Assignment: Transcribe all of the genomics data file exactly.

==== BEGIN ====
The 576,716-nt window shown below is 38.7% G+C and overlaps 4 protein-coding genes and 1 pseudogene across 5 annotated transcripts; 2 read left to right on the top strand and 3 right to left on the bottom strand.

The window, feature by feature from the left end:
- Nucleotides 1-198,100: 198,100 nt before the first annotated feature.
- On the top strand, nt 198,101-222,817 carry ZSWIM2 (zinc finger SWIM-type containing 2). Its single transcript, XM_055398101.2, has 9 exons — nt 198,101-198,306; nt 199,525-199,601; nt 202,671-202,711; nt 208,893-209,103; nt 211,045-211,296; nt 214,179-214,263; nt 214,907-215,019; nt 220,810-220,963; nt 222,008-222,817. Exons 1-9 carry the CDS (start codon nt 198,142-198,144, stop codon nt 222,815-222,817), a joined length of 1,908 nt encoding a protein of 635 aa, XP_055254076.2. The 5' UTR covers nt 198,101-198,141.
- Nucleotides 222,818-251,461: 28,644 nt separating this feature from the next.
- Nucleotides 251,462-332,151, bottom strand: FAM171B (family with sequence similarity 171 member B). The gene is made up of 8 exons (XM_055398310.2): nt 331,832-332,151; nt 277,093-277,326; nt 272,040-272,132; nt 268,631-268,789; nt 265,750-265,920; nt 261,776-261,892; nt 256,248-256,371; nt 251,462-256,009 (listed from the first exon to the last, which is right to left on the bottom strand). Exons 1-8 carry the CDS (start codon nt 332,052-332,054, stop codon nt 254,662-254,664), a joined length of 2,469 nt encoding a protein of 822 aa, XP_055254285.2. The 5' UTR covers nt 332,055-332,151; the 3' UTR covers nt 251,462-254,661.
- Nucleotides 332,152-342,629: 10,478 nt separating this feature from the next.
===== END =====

The 576,716-nt window shown below is 38.7% G+C and overlaps 4 protein-coding genes and 1 pseudogene across 5 annotated transcripts; 2 read left to right on the top strand and 3 right to left on the bottom strand.

The window, feature by feature from the left end:
- Nucleotides 1-198,100: 198,100 nt before the first annotated feature.
- On the top strand, nt 198,101-222,817 carry ZSWIM2 (zinc finger SWIM-type containing 2). Its single transcript, XM_055398101.2, has 9 exons — nt 198,101-198,306; nt 199,525-199,601; nt 202,671-202,711; nt 208,893-209,103; nt 211,045-211,296; nt 214,179-214,263; nt 214,907-215,019; nt 220,810-220,963; nt 222,008-222,817. Exons 1-9 carry the CDS (start codon nt 198,142-198,144, stop codon nt 222,815-222,817), a joined length of 1,908 nt encoding a protein of 635 aa, XP_055254076.2. The 5' UTR covers nt 198,101-198,141.
- Nucleotides 222,818-251,461: 28,644 nt separating this feature from the next.
- Nucleotides 251,462-332,151, bottom strand: FAM171B (family with sequence similarity 171 member B). The gene is made up of 8 exons (XM_055398310.2): nt 331,832-332,151; nt 277,093-277,326; nt 272,040-272,132; nt 268,631-268,789; nt 265,750-265,920; nt 261,776-261,892; nt 256,248-256,371; nt 251,462-256,009 (listed from the first exon to the last, which is right to left on the bottom strand). Exons 1-8 carry the CDS (start codon nt 332,052-332,054, stop codon nt 254,662-254,664), a joined length of 2,469 nt encoding a protein of 822 aa, XP_055254285.2. The 5' UTR covers nt 332,055-332,151; the 3' UTR covers nt 251,462-254,661.
- Nucleotides 332,152-342,629: 10,478 nt separating this feature from the next.